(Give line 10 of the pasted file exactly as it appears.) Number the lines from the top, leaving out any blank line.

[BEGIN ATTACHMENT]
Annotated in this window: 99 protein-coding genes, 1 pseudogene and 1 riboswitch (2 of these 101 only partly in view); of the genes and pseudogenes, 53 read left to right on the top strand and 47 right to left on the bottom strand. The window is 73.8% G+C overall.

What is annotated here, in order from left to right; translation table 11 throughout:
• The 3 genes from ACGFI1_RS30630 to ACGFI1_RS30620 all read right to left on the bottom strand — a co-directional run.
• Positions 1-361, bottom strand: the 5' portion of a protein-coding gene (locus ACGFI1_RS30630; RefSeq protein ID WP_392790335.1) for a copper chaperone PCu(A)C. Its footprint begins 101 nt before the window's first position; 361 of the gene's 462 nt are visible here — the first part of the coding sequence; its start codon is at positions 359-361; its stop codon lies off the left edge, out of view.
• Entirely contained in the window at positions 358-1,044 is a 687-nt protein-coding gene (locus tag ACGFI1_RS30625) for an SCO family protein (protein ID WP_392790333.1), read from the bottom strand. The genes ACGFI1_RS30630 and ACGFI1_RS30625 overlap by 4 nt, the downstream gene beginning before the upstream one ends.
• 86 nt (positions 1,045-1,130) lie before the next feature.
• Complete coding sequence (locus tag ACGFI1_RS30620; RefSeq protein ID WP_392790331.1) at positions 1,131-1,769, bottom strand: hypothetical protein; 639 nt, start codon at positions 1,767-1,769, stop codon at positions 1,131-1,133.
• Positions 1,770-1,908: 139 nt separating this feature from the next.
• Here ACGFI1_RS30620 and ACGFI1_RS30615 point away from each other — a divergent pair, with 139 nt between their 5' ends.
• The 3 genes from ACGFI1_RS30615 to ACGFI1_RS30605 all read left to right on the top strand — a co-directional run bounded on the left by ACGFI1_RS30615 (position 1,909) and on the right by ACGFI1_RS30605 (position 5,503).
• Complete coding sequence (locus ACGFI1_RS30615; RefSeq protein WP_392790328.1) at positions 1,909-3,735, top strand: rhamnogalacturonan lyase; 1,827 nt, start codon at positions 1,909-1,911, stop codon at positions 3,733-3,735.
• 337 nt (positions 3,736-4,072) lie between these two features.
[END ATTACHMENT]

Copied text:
• The 3 genes from ACGFI1_RS30615 to ACGFI1_RS30605 all read left to right on the top strand — a co-directional run bounded on the left by ACGFI1_RS30615 (position 1,909) and on the right by ACGFI1_RS30605 (position 5,503).